the Cross License Agreement. (D.I. 18, Exs. 8 & 9).
October 2017 letter further detailed why the infringement
theory against Lenovo would necessarily contend that
Intel's licensed chips satisfy allegedly inventive
aspects of the patent claims resulting in exhaustion of the
infringement claims against computers that incorporate those
chips. (D.I. 18, Ex. 9). Intel therefore demanded that Hera
and Sisvel dismiss laptops with Intel chips from their
lawsuit against Lenovo. (Id.). In November 2017,
Hera and Sisvel wrote that they were working "with Sanyo
to analyze the proper scope of the license," and in
January 2018, they refused Intel's demand. (D.I. 18, Ex.
Hera and Sisvel refused Intel's demand to dismiss
infringement allegations based on Intel's chips, Intel
wrote to Sanyo explaining that Sanyo had breached its
non-delegable obligations under the Cross License Agreement
by assisting and encouraging Hera and Sisvel to ignore
Intel's license rights and Lenovo's resulting
exhaustion defense. (D.I. 18, Ex. 11). Intel also explained
that "before Intel may file suit to remedy Sanyo's
breach of contract," Sanyo and Intel must have their
senior executives meet to discuss the dispute and then
participate in a formal mediation as set out in the procedure
of Section 6.10 of the Cross License Agreement.
(Id.). At Intel's request and insistence, the
senior executive meeting was held, and (later) a mediation
was held and concluded without reaching resolution. (D.I. 18,
Ex. 2 at ¶ 28; Ex. 8; Ex. 12). During the
executives' meeting, Intel presented a detailed
slide-show, reiterating its demand that Sanyo confirm
Intel's license rights under the Cross License Agreement
and cause Hera to dismiss its infringement claims against
Lenovo computers with Intel chips because the patents were
exhausted as to such claims. (D.I. 18, Ex. 12). Sanyo refused
to do so.
alleges that in September 2017, Intel began falsely asserting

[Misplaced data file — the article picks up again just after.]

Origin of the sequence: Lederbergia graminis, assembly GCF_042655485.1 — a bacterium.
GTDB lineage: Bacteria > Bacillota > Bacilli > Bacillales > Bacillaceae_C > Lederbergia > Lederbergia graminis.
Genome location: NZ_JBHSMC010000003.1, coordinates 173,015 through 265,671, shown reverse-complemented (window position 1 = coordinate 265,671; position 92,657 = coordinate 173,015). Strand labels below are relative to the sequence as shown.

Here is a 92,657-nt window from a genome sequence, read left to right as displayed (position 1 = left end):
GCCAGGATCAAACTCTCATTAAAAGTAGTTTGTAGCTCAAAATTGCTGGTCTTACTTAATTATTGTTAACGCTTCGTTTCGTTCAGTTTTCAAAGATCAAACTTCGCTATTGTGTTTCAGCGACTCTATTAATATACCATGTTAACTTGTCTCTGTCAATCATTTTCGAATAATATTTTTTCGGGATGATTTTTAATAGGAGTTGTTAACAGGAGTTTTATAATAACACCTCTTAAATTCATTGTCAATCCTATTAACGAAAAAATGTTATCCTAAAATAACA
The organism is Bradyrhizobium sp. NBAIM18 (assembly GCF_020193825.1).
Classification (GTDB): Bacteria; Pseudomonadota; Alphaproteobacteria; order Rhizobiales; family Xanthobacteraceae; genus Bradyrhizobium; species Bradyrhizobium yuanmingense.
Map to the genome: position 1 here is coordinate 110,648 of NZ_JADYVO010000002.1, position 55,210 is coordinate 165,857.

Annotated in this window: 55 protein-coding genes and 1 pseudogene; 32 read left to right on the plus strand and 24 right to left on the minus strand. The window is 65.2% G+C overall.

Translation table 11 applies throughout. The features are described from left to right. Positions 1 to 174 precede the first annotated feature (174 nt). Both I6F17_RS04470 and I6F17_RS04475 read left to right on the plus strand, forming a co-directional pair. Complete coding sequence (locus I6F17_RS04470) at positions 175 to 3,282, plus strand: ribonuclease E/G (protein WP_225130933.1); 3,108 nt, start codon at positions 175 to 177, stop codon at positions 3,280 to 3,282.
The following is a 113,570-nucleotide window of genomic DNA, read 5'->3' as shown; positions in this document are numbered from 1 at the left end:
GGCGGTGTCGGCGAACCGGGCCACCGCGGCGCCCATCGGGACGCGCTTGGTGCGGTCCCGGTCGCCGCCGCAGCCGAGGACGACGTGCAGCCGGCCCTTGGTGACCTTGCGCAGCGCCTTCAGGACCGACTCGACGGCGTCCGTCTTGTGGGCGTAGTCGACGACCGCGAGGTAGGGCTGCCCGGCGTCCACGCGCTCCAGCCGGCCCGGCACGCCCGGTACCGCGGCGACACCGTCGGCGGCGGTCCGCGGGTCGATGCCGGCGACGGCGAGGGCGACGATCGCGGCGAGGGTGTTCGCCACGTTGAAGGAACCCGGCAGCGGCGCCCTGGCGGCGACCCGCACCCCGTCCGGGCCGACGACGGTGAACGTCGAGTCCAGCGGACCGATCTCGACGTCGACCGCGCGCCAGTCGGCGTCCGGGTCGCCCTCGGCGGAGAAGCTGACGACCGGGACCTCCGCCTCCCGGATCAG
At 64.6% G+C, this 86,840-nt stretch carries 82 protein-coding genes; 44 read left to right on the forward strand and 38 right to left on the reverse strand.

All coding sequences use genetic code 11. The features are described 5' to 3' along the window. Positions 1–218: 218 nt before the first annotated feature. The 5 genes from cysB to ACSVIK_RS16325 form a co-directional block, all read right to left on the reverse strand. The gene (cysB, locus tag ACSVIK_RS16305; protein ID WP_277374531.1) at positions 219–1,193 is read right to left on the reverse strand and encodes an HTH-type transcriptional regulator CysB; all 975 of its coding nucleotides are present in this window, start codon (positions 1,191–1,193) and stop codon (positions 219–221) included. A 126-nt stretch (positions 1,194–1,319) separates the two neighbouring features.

that the Cross License Agreement authorizes Intel to make or
sell wireless communication modules, and that Hera's
patent rights in Intel's customers' products
incorporating wireless communication modules are exhausted
under the doctrine of patent exhaustion. (D.I. 2, Ex. A at
¶¶ 13, 15, 109-13). After attempting to resolve the
dispute for over a year, on October 7, 2018, Sanyo sued Intel
in the Court of Chancery of the State of Delaware. (D.I. 2,
Ex. A at ¶ 20). In its complaint, Sanyo sought a
judgment declaring that Intel is not authorized to make or
sell wireless communication modules under the Cross License
Agreement and asserted additional state law claims for
interference with contract and trespass to chattels.
Sanyo's Complaint alleges the following claims: Third
Party Interference (D.I 2, Ex. A at ¶¶ 147-55);
Intentional Interference (D.I. 2, Ex. A at ¶¶
155-66); Trespass to Chattels (D.I. 2, Ex. A at ¶¶
167-78); and a Declaratory Judgment that Intel is not
authorized to sell wireless communication modules under the
Cross License Agreement (D.I. 2, Ex. A at ¶¶
October 29, 2018, Intel served its Answer and Counterclaims.
(D.I. 2, Ex. B). Intel alleges the following counterclaims:
Breach of Contract (D.I. 2, Ex. B at Counterclaim
¶¶ 43-54); a Declaratory Judgment that
non-party-Hera's infringement claims are exhausted and
the asserted Wi-Fi Patents are unenforceable as to Lenovo
laptop computers that contain the accused Intel Wi-Fi chips
(D.I. 2, Ex. B at Counterclaim ¶¶ 55-59); and a
Declaratory Judgment that the asserted Wi-Fi patents that are
owned by non-party Hera are unenforceable because they are
invalid over the prior art (D.I. 2, Ex. B at Counterclaim
fifth affirmative defense, that "Hera's infringement
claims for the asserted [Wi-Fi] Patents are exhausted as to
the Lenovo laptop computers that use the Intel Wifi
Chips," and its sixth affirmative defense, that
"the claims of the asserted [Wi-Fi] patents that Hera is
pursuing are invalid and unenforceable in view of the prior
art," are related to these counterclaims. (D.I. 2, Ex. B
at ¶¶ 184-85)
answer in Hera v. Lenovo, Lenovo pled several
defenses, including that the infringement claims under the
asserted patents are exhausted, in whole or in part. (D.I.
18, Ex. 5 at ¶ 165). In this case, Sanyo has alleged